Made up of PNSFs and PNSmen, it is trained to handle incidents such as riots safely and effectively. PO Troops are equipped with a full set of protective gear, which is used to handle any rioter who comes their way. This includes a helmet, arm and shin protectors, fire retardant attire, gloves, boots and a tactical shield.

PO Troops endure tough training everyday, having to wear protective gear and train tirelessly for many hours under the hot sun. The training also encompasses fire confidence whereby petroleum bags, which simulate Molotov cocktails, are thrown at them.

The rigorous challenges of this unit call upon only the fittest National Servicemen to meet its physical demands.

Upon completion of their full-time National Service, the officers will be recalled to perform anti-crime patrols and public order deployments.

When asked if they are prepared to be called on in the event of terrorist attacks, the officers said that they are confident in their training and abilities to handle such crises. The officers know that their lives are at stake when dealing with such crises. However, they understand it is a job that needs to be done in ensuring the safety and security of Singapore.

In The Force

Saving Lives as a Volunteer with the SCDF


I served my National Service with the SCDF as a firefighter from 2004 to 2006. I joined the Civil Defence Auxiliary Unit (CDAU) since 2015.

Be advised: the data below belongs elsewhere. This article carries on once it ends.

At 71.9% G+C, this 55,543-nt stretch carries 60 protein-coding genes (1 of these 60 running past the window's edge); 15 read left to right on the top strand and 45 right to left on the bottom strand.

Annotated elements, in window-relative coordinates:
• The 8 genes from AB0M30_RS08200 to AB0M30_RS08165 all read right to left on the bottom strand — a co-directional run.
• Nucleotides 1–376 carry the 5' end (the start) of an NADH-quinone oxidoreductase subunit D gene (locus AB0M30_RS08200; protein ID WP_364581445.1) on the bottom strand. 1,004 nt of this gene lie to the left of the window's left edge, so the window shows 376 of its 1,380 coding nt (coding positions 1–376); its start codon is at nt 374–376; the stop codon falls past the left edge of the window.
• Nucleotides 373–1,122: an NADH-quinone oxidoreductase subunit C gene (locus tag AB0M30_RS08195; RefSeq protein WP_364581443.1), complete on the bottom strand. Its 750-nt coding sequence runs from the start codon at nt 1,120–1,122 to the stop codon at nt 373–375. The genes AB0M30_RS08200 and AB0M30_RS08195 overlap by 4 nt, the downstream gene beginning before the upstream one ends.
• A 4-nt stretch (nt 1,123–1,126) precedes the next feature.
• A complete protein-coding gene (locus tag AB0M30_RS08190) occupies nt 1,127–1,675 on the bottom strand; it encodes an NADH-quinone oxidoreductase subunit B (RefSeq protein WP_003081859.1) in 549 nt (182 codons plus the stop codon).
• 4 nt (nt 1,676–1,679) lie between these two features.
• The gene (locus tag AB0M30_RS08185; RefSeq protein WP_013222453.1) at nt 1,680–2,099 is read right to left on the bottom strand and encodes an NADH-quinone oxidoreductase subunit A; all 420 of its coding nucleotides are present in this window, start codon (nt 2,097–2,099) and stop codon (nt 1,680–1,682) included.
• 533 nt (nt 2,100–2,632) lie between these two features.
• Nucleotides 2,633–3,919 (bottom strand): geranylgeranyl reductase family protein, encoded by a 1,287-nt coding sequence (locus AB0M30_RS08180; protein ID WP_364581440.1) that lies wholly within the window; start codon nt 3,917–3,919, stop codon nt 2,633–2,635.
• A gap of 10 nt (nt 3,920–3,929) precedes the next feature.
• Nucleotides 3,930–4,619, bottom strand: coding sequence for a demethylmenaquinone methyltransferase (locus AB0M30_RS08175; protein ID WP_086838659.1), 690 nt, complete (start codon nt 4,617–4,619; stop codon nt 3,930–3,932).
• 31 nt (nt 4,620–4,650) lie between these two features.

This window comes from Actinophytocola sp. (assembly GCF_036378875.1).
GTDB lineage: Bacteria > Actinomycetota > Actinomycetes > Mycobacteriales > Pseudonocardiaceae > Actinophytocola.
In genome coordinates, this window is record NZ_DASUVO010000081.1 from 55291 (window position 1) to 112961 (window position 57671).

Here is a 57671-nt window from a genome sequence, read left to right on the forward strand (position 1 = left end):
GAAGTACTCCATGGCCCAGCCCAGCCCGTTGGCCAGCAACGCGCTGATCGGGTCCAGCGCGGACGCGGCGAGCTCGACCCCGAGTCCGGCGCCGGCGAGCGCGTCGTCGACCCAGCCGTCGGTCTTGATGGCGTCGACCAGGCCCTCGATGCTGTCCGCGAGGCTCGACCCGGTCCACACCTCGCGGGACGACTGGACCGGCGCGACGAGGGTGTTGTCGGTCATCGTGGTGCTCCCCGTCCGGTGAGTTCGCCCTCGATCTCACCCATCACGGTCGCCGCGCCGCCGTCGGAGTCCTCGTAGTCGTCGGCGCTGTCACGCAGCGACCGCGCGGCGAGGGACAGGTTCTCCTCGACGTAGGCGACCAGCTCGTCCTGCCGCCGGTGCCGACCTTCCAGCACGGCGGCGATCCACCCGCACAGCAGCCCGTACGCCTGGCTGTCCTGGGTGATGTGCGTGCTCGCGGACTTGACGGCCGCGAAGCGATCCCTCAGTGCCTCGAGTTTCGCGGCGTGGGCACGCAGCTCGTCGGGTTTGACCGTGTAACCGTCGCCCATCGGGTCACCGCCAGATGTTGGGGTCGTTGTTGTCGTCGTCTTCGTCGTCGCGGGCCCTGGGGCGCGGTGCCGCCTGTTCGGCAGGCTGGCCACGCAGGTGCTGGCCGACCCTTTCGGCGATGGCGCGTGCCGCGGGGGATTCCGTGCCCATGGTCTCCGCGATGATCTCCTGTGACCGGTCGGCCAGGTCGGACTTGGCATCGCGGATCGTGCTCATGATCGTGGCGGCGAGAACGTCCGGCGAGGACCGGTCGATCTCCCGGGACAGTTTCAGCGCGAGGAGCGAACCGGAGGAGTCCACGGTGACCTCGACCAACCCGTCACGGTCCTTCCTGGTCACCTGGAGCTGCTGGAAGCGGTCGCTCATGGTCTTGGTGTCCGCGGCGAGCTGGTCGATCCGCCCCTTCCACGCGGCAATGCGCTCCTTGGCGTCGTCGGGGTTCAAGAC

NS taught me many things. The calls I attended to while on duty opened my eyes to the world around me. I encountered all sorts of cases, ranging from road traffic accidents and suicides to fighting forest fires.

I was also involved in educating the public on fire safety during the Community Emergency Preparedness Programmes. Serving my NS in the SCDF has been a life-changing experience, and I grew stronger both mentally and physically as a result.



My NS experience ignited my passion to help others, and I wanted to continue to do so within my abilities even after I completed my NS. Hence, I decided to volunteer with the life-saving force. As a CDAU officer, I am constantly kept on my feet, and my duties push me to go beyond my boundaries.



I work at a company that designs emergency response vehicles for the SCDF. My volunteer work as a CDAU officer and my NS in-camp training give me good insights and help me do my job better. If there is an opportunity, I would love to be able to design a new emergency response vehicle for the SCDF!




What kind of commitment is required?
You have to volunteer a minimum of two hours per shift and a total of at least 16 hours per month.

How can I join?
Sign up at Once you pass the selection process, you will go through a 16-week firefighting course, after which you will be posted to a fire station and be part of the life-saving force.

What if I was a firefighter during NS?
If it is within two years after you have completed NS, you will need to attend a two-week refresher course. If you have the potential, you may progress to be a Section Commander or ROTA Commander.


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Close Up

National Footballer R Aaravin on Lessons Learnt from NS


I started playing football during my primary school years and progressed slowly into various national football groups. In 2015 and 2016, I played for Home United and was part of the Prime League team in 2015. After that, I made my debut in the S League.